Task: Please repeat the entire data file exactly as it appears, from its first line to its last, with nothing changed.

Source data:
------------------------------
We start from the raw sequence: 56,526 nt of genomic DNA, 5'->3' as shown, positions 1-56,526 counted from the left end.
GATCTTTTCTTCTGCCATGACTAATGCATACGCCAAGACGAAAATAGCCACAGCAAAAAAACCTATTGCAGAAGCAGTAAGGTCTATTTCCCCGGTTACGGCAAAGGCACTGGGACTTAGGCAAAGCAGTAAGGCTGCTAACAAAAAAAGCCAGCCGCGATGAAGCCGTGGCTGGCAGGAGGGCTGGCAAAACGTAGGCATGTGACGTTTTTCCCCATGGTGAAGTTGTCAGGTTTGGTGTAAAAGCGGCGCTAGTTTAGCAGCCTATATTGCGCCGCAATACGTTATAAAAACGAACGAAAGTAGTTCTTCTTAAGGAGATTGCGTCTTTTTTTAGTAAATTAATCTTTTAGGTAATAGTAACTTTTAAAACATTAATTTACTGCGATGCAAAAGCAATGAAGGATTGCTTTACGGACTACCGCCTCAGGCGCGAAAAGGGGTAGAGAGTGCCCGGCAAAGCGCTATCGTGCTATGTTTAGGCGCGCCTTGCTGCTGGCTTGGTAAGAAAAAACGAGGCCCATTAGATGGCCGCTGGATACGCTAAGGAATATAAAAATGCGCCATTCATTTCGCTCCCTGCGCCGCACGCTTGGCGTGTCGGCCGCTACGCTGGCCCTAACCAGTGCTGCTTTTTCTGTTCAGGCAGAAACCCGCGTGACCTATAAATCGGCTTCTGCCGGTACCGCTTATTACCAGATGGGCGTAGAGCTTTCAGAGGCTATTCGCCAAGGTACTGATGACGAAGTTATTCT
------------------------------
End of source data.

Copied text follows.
We start from the raw sequence: 56,526 nt of genomic DNA, 5'->3' as shown, positions 1-56,526 counted from the left end.
GATCTTTTCTTCTGCCATGACTAATGCATACGCCAAGACGAAAATAGCCACAGCAAAAAAACCTATTGCAGAAGCAGTAAGGTCTATTTCCCCGGTTACGGCAAAGGCACTGGGACTTAGGCAAAGCAGTAAGGCTGCTAACAAAAAAAGCCAGCCGCGATGAAGCCGTGGCTGGCAGGAGGGCTGGCAAAACGTAGGCATGTGACGTTTTTCCCCATGGTGAAGTTGTCAGGTTTGGTGTAAAAGCGGCGCTAGTTTAGCAGCCTATATTGCGCCGCAATACGTTATAAAAACGAACGAAAGTAGTTCTTCTTAAGGAGATTGCGTCTTTTTTTAGTAAATTAATCTTTTAGGTAATAGTAACTTTTAAAACATTAATTTACTGCGATGCAAAAGCAATGAAGGATTGCTTTACGGACTACCGCCTCAGGCGCGAAAAGGGGTAGAGAGTGCCCGGCAAAGCGCTATCGTGCTATGTTTAGGCGCGCCTTGCTGCTGGCTTGGTAAGAAAAAACGAGGCCCATTAGATGGCCGCTGGATACGCTAAGGAATATAAAAATGCGCCATTCATTTCGCTCCCTGCGCCGCACGCTTGGCGTGTCGGCCGCTACGCTGGCCCTAACCAGTGCTGCTTTTTCTGTTCAGGCAGAAACCCGCGTGACCTATAAATCGGCTTCTGCCGGTACCGCTTATTACCAGATGGGCGTAGAGCTTTCAGAGGCTATTCGCCAAGGTACTGATGACGAAGTTATTCT